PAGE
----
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Discussion Starter · #11 ·
Hi Everybody,

So, after a short summer break, in which the aquarium was left completely empty and dry, I managed to set it up again. I changed the sand from a ridiculous fine quarz sand (0.1-0.3mm) to a marine sand (two thirds 1-2mm and one third 0.3-1.2mm) (it's called Fiji White Sand from ATI) and added a couple of fake rocks with caves in them, I hope it will provide some extra hiding spots.
Please let me know what you think about the rocks arrangement. Will this be enough for the yellow labs and acei ? I hope that the length of 8ft will also help ..

Please ignore the dirty front glas...
IMG_6149.jpg
 

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Nice!
For longer tanks (like yours certainly is) I'm kind of a fan of the so-called 'Two Towers' structure (my apologies to LOTR fans).
For this, build up tall, somewhat elegant structures that are sited at opposite ends of the aquarium (Extra credit if one side is slightly smaller than the other - asymmetrical!). Build up one of those bad boys to the water's surface (or even slightly beyond). Place some scattered, smaller rocks in the middle/between the Two Towers - or just an open expanse of sand.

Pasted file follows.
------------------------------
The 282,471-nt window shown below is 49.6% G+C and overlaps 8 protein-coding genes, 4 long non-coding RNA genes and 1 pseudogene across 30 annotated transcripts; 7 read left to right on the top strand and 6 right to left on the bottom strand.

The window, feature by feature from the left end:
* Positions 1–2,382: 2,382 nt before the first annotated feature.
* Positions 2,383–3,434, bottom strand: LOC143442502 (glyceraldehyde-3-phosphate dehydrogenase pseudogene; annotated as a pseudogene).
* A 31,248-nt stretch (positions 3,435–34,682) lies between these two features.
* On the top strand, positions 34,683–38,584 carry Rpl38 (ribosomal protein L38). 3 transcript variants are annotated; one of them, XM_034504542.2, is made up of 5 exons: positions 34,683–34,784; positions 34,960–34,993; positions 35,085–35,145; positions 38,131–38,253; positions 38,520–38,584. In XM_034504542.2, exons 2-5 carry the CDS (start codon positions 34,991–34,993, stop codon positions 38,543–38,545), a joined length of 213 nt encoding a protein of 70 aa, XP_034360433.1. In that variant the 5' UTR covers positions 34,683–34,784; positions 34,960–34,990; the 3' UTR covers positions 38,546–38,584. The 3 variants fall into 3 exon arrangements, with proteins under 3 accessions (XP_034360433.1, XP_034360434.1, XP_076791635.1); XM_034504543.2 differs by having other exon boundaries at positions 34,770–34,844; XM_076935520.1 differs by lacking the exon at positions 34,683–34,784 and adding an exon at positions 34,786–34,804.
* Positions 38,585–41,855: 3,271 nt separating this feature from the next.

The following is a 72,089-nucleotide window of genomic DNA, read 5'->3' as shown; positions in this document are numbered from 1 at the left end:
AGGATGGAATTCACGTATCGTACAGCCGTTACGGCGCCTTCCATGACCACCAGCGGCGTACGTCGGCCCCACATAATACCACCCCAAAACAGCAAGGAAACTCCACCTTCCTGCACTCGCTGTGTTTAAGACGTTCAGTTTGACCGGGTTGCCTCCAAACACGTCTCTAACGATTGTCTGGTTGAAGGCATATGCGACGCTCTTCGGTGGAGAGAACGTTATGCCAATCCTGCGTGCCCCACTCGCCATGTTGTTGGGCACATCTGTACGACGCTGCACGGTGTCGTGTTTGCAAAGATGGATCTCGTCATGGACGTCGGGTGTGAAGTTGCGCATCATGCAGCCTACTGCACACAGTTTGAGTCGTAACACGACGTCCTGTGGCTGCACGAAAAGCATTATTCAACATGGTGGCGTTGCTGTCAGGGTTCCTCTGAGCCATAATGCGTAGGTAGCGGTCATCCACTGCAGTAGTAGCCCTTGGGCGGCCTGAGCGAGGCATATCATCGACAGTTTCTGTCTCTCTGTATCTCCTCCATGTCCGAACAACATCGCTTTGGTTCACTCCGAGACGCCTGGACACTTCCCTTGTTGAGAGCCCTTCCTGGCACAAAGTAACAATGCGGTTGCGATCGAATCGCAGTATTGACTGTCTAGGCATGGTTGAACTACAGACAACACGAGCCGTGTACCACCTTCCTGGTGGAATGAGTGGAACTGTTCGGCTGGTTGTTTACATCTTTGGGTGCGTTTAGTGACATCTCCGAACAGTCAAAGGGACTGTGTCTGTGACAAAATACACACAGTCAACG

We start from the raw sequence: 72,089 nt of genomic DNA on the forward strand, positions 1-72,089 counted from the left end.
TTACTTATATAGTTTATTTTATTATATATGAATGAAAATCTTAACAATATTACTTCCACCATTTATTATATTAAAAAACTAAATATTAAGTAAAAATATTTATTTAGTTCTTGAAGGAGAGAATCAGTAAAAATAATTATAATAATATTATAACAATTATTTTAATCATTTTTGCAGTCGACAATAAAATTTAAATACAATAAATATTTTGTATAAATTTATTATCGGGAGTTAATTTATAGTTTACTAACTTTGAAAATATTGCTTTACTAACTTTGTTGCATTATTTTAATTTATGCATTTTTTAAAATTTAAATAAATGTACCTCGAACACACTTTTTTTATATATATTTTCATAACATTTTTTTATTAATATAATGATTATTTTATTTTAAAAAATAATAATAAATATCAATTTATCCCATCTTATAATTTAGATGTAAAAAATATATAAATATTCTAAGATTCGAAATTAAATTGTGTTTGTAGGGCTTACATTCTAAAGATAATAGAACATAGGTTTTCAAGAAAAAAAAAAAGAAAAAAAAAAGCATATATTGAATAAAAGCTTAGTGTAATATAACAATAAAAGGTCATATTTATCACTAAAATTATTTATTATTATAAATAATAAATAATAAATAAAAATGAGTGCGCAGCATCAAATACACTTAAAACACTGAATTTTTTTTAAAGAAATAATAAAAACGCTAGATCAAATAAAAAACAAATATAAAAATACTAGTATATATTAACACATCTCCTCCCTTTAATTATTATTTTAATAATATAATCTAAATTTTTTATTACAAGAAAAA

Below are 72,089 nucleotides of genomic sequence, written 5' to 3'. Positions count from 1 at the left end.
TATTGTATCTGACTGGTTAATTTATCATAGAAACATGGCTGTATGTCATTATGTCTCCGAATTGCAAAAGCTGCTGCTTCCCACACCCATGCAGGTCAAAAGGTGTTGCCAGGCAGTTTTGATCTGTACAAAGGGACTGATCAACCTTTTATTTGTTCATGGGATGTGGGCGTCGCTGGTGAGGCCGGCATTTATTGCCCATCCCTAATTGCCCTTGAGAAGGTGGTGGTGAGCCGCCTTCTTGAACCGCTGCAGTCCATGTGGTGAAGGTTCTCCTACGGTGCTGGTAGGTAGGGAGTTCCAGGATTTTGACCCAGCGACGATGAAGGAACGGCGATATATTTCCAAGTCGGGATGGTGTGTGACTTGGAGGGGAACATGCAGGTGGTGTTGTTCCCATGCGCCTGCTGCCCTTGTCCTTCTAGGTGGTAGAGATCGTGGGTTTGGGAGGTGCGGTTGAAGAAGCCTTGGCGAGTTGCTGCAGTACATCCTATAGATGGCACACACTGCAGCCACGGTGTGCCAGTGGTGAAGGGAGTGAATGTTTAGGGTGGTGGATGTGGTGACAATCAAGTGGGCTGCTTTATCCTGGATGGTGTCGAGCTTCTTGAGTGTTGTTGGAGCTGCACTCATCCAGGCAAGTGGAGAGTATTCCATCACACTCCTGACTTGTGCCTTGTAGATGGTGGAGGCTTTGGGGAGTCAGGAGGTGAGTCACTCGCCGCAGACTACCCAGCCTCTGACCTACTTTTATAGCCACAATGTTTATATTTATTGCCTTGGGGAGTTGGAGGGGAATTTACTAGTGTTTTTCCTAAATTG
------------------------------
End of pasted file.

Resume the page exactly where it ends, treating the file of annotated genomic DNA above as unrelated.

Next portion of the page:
You'll have a winner! :D
 

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Discussion Starter · #13 ·
So.. now that my tank is fully cycled, I am going to add in some cichlids. I have a breeder in the area which recommended me the following stocking :

12 x Pseudotropheus Acei luwala
12 x Labidochromis caeruleus
10 x Melanochromis maingano
10 x Pseudotropheus Saulosi

All around 3 to 4 cm in size (between 1 and 1 and a half inches) . What is your opinion regarding this ? Should I worry about the Maingano being to aggressive in relation to the others , or is it a good combination overall ?

By the way, here is what I find interesting: 4 to 5 ppm of added Ammonia are zero the next day, Nitrite also zero, but Nitrate is almost never going above 25ppm, even after doing this 3 to 4 times in a row, without water change.. Does this mean, my filters are able to process nitrate this good ?

Thanks!
 

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I would not rely on your filters to process nitrate. It is possible if your tank is not well oxygenated, but that is not something freshwater tanks usually have or want.

Personally I like more contrast between my species...the yellow labs and the saulosi females both tend toward the yellow...what about white labs instead?
 

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White labs are a great idea. I'd also say Labidochromis sp. "Perlmutts" are gorgeous fish that will add even more variety to the tank, though I think they're a little more aggressive than the L. caeruleus.